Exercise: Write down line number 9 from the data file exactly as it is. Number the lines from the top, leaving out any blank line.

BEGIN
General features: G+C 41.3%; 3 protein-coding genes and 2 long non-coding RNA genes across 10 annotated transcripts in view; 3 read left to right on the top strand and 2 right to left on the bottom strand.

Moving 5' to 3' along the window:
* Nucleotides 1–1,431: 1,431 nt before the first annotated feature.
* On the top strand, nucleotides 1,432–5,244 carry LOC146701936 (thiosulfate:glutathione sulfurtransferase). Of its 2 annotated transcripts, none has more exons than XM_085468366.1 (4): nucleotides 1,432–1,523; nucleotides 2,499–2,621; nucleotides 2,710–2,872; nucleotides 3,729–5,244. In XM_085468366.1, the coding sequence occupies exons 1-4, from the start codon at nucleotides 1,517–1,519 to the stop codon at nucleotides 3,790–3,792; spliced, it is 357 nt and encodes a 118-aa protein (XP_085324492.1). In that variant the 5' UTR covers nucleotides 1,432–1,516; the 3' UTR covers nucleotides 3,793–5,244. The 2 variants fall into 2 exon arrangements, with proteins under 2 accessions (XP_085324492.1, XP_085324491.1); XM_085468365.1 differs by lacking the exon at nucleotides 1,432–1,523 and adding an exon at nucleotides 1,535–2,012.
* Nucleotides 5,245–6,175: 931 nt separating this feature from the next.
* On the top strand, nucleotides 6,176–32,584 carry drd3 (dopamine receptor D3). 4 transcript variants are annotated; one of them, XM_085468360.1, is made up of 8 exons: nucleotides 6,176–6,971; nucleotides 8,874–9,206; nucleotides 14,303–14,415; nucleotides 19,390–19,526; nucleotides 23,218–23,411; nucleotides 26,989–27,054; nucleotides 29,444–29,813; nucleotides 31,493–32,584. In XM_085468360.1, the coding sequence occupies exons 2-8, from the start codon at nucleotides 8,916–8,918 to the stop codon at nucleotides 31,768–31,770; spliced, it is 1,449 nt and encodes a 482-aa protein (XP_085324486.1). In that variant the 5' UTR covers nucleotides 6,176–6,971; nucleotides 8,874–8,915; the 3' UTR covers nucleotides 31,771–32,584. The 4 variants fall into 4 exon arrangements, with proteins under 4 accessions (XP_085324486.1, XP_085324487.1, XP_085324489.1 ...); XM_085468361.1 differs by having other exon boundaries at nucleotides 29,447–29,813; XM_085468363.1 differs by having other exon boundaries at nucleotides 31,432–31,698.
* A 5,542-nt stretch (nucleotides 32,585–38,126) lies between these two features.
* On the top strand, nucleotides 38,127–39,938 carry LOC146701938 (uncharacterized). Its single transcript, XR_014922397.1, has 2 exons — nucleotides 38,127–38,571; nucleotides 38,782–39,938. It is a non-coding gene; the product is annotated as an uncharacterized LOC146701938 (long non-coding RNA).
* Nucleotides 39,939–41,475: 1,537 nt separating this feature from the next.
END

* Nucleotides 39,939–41,475: 1,537 nt separating this feature from the next.